Treaty of Vienna (1606)
The Treaty of Vienna (also known as the Peace of Vienna) was signed on June 23, 1606 between Stephen Bocskay, a Hungarian noble, and Archduke Rudolph. Based on the terms of the treaty, all constitutional and religious rights and privileges were granted to the Hungarians in both Transylvania and Royal Hungary. In Sopron, for instance, the agreement recognized the autocracy of Hungarian Lutherans; in Transylvania, the Calvinists gained religious tolerance. The accord also recognized Bocskay as the Prince of Transylvania and guaranteed the right of Transylvanians to elect their own independent princes in the future.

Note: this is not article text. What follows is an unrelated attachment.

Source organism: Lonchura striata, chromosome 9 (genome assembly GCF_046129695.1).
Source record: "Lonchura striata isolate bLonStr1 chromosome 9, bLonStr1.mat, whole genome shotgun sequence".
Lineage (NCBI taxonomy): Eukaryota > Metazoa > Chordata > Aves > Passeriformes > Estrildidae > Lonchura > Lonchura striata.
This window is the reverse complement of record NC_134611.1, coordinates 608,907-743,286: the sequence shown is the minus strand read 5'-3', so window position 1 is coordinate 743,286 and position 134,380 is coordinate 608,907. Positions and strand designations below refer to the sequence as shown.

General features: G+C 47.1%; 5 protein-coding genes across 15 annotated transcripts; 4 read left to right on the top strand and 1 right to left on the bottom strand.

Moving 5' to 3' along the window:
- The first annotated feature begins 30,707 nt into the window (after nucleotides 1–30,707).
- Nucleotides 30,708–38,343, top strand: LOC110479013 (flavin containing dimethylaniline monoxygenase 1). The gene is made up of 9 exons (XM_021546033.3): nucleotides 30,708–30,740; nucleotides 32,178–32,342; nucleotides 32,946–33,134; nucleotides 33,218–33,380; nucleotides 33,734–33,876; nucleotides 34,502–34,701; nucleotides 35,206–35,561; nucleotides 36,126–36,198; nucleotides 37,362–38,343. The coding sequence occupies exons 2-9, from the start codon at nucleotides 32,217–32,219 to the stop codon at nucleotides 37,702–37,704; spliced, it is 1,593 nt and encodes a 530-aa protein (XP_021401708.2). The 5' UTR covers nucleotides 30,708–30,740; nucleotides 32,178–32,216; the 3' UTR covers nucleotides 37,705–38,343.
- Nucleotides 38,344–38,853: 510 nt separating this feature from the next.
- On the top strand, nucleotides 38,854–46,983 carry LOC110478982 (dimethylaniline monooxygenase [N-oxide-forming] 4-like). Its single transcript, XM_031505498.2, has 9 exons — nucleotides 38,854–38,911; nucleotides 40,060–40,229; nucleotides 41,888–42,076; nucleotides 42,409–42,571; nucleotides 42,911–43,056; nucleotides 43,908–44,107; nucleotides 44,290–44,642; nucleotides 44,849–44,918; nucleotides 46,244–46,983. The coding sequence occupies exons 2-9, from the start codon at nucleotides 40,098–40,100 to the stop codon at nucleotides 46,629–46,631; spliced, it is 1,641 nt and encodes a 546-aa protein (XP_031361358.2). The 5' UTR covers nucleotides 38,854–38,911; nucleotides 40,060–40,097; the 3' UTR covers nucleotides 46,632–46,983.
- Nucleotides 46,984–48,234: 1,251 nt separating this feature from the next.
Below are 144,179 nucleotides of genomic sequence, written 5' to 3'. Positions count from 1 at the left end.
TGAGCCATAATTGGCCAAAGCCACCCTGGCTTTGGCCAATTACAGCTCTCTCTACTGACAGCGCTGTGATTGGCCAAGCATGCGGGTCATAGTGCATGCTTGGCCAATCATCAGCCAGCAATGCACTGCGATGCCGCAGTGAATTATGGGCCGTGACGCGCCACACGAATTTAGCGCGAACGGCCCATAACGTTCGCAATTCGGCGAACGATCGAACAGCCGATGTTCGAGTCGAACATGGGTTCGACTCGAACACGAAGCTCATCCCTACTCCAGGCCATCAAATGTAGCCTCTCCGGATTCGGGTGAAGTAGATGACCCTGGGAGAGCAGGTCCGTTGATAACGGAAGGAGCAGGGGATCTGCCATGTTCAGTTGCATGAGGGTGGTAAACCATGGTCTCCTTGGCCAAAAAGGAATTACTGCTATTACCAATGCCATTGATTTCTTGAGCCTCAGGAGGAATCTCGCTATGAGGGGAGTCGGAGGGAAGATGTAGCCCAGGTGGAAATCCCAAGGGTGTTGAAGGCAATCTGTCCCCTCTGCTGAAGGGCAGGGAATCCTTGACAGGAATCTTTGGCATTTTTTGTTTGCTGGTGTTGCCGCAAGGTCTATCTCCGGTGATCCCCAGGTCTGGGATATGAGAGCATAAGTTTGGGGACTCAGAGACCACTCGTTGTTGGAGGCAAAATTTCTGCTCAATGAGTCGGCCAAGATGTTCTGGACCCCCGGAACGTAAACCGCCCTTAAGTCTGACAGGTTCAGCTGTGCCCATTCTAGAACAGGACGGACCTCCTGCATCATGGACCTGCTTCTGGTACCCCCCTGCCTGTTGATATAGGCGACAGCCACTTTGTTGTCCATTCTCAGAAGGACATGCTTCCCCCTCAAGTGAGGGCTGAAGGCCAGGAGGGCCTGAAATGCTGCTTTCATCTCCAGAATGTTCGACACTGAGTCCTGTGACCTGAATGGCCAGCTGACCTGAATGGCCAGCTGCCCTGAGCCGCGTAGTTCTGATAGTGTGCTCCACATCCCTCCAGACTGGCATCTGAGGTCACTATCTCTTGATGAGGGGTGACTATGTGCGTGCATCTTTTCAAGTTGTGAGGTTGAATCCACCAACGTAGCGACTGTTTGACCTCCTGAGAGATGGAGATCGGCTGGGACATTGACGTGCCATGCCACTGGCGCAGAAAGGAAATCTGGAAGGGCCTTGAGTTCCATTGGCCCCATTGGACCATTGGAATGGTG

Due to its importance for the Calvinists in Hungary and Transylvania, the first sentences of the treaty and its signing are depicted on the Reformation Wall in Geneva, a monument that honours important figures of the Protestant Reformation, next to the statue of Stephen Bocskay.
Since Stephen Bocskay had sought the support of the Ottoman Empire, the Treaty of Vienna was followed by the Peace of Zsitvatorok between Sultan Ahmed I and Archduke Matthias of Austria (November 11, 1606).
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